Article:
In a fast and ever changing world, it's good to have some things that are routine, and never change. Apart from the sunshine coming through the window, I could take this photo every morning, and it would look pretty much the same, including Hobie.
I don't have an alarm clock, and yet every morning at exactly six o' clock, I wake up and head downstairs. Every morning, Hobie is at the bottom, and starts to howl to be fed, even though on most occasions both cats still have some food in their bowl. He eats while I make a pot of tea, and then as I carry my first brew of the morning to the living room, he is at the door waiting to be let in, every morning. We take up our repective places, me on the settee to check the internet, and him at the window looking out on the world. Misty has her own routine, and involves sleeping when she isn't eating, and can be found most mornings asleep on Celias bed. I don't know if it's the same for Hobie, but if this routine during the working week is interrupted in any way, I become quite unsettled. It's a sort of mental buffer between the peace of sleep, and the hard slog ahead.
Outside these four walls, everything is changing. I was born and raised in Boscombe, a suburb of Bournemouth, in a seaside hotel that my parents owned (a brief story of our return is mentioned in this post). Back then I used to make the short walk with my brother up to the main road, to catch the number 23 bus to school some miles away. I shudder to think it was forty three years ago now. Boscombe was a good place then, full of small shops. In the arcade, just behind the police box, I remember mum taking me for banana milkshakes in the cafe there. Everything was decent, safe, and as it should be. Over the years though, Boscombe has changed. It became the centre for prostitution, then numerous drunks filled the streets. Drugs soon became an issue, as most of the beautiful victorian terraced houses were converted into bedsits. During the past forty years, the place became quite dangerous. The migrating homeless soon saw a sunny beach resort, with the added bonus of good dealer contacts for their smack etc, and off licences offered cheap alcohol, making the problem worse. The local council have, over the last five years, been attempting to turn things around however, with the renovation of public spaces, but it's having little effect on the underlying problem. It's just providing the prostitutes, homeless, alcoholics, and druggies with a nicer place to stay. There is also a growing contingency from eastern Europe, which although some are genuinely attempting to start businesses and merge with the local community in a very real way, most are benefit migrants, coming to the UK for a standard of living that doesn't include work, but does include us the taxpayer allowing them to live comfortably. And so it is, that these have also started to become part of the problem. Some of my work is along the seafront at Boscombe, and as such I go into town to grab some lunch on a regular basis, and so see changes each time. Sometimes I grab a coffee at the International Cafe, run by a lovely guy called Fauzi, who has an ongoing problem with drug dealers toting their wares outside his, and all of the other businesses trying to make a go of it.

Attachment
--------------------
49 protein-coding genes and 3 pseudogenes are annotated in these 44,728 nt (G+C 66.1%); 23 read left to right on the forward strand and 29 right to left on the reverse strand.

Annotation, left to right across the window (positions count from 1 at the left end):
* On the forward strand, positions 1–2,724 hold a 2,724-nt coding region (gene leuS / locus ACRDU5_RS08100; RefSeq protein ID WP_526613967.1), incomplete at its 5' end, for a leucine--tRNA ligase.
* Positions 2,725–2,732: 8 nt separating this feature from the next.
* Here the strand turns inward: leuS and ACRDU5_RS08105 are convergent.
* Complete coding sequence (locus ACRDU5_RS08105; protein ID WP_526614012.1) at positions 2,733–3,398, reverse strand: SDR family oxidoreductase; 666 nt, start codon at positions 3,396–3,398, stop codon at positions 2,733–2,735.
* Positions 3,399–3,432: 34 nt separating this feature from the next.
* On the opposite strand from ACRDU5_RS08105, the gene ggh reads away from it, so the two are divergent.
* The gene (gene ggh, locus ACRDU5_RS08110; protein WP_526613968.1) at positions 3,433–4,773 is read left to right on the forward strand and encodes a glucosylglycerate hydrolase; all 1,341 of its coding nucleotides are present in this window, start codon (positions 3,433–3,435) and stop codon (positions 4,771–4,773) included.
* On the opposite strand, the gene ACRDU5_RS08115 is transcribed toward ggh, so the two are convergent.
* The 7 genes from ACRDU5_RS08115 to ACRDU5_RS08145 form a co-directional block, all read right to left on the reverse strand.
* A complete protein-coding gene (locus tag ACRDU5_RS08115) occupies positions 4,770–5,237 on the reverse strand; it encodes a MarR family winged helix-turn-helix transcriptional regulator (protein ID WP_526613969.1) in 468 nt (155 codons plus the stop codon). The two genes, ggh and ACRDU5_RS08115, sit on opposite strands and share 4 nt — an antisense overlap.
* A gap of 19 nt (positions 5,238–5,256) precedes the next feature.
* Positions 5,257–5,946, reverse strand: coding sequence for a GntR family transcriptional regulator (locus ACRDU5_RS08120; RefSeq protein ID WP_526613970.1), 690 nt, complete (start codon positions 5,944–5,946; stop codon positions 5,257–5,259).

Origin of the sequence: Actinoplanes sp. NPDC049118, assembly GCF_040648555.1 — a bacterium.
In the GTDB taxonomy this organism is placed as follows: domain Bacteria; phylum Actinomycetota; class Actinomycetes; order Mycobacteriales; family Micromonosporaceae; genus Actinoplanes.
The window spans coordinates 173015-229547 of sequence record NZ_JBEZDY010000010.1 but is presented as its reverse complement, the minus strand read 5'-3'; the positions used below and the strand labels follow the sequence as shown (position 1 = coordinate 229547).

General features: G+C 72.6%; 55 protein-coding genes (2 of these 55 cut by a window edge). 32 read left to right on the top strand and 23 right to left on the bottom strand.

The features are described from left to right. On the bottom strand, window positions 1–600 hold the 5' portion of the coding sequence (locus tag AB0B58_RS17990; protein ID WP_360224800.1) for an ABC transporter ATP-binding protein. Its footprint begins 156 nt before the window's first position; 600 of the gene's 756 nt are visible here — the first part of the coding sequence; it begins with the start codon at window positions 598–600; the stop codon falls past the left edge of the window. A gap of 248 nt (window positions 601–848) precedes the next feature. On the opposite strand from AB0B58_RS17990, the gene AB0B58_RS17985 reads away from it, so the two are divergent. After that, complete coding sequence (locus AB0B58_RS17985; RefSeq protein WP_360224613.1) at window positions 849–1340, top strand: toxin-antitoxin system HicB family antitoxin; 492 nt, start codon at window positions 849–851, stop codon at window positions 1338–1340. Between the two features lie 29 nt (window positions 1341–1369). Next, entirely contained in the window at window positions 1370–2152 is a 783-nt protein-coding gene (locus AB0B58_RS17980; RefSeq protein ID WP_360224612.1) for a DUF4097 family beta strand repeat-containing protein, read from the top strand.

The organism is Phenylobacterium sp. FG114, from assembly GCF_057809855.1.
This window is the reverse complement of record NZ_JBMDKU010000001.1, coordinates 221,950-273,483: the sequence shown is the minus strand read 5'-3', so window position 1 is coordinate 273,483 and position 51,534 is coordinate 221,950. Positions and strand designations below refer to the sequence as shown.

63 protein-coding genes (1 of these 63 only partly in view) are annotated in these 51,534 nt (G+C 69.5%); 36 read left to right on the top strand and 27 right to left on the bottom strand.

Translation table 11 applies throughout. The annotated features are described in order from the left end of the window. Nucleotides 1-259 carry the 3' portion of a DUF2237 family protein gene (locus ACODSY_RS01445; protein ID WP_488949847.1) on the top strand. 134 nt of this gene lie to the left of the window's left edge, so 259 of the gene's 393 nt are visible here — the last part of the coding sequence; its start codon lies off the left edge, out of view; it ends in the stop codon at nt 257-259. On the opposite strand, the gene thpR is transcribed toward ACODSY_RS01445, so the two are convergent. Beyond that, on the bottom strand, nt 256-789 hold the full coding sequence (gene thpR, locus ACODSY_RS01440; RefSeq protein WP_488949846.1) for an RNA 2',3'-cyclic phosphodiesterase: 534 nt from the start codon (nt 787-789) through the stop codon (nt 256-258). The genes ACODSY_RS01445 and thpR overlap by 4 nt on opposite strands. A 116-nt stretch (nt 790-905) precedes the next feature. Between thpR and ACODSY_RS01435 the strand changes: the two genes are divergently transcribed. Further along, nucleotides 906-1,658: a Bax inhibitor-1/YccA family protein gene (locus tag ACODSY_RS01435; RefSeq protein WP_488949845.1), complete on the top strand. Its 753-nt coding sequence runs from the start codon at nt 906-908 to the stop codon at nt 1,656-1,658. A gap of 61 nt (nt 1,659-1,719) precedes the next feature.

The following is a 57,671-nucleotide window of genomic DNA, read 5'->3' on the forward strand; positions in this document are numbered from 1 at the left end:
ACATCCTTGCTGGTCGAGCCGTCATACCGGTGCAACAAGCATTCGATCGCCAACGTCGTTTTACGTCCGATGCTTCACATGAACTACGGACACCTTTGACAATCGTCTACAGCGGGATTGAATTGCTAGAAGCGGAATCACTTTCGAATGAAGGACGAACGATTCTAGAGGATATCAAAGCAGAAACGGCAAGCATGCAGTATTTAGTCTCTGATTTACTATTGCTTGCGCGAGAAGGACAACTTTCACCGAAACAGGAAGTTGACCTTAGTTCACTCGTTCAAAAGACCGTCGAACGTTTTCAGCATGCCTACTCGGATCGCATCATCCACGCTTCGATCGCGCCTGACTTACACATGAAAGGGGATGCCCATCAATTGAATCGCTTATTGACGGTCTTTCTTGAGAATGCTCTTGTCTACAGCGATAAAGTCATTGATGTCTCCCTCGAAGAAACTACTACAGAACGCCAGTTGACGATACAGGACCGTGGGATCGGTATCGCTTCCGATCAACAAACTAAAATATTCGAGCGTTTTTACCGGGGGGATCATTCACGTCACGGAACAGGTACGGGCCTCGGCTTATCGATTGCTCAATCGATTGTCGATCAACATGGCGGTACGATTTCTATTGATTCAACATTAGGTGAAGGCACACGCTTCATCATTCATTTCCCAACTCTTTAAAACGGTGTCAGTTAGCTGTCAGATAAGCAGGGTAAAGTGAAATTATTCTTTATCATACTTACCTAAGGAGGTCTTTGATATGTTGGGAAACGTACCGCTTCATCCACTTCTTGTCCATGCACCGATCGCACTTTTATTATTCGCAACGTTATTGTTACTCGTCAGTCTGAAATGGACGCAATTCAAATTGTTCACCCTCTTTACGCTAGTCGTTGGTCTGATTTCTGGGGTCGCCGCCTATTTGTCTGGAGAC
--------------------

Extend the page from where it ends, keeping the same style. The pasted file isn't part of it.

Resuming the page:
So, in light of all of that, the council in all of their wisdom have come up with the latest in their line of defence, an old fashioned police box, one of only two in the country. There used to be hundreds dotted about, and were made more famous by the Dr Who series. This one is to be permanently manned by two officers during the day, in the hope that it will help to deter the shadier element of society. A telephone is attached to it for 'out of hours' problems. I think it will just get sprayed with graffiti during the night, but we will see.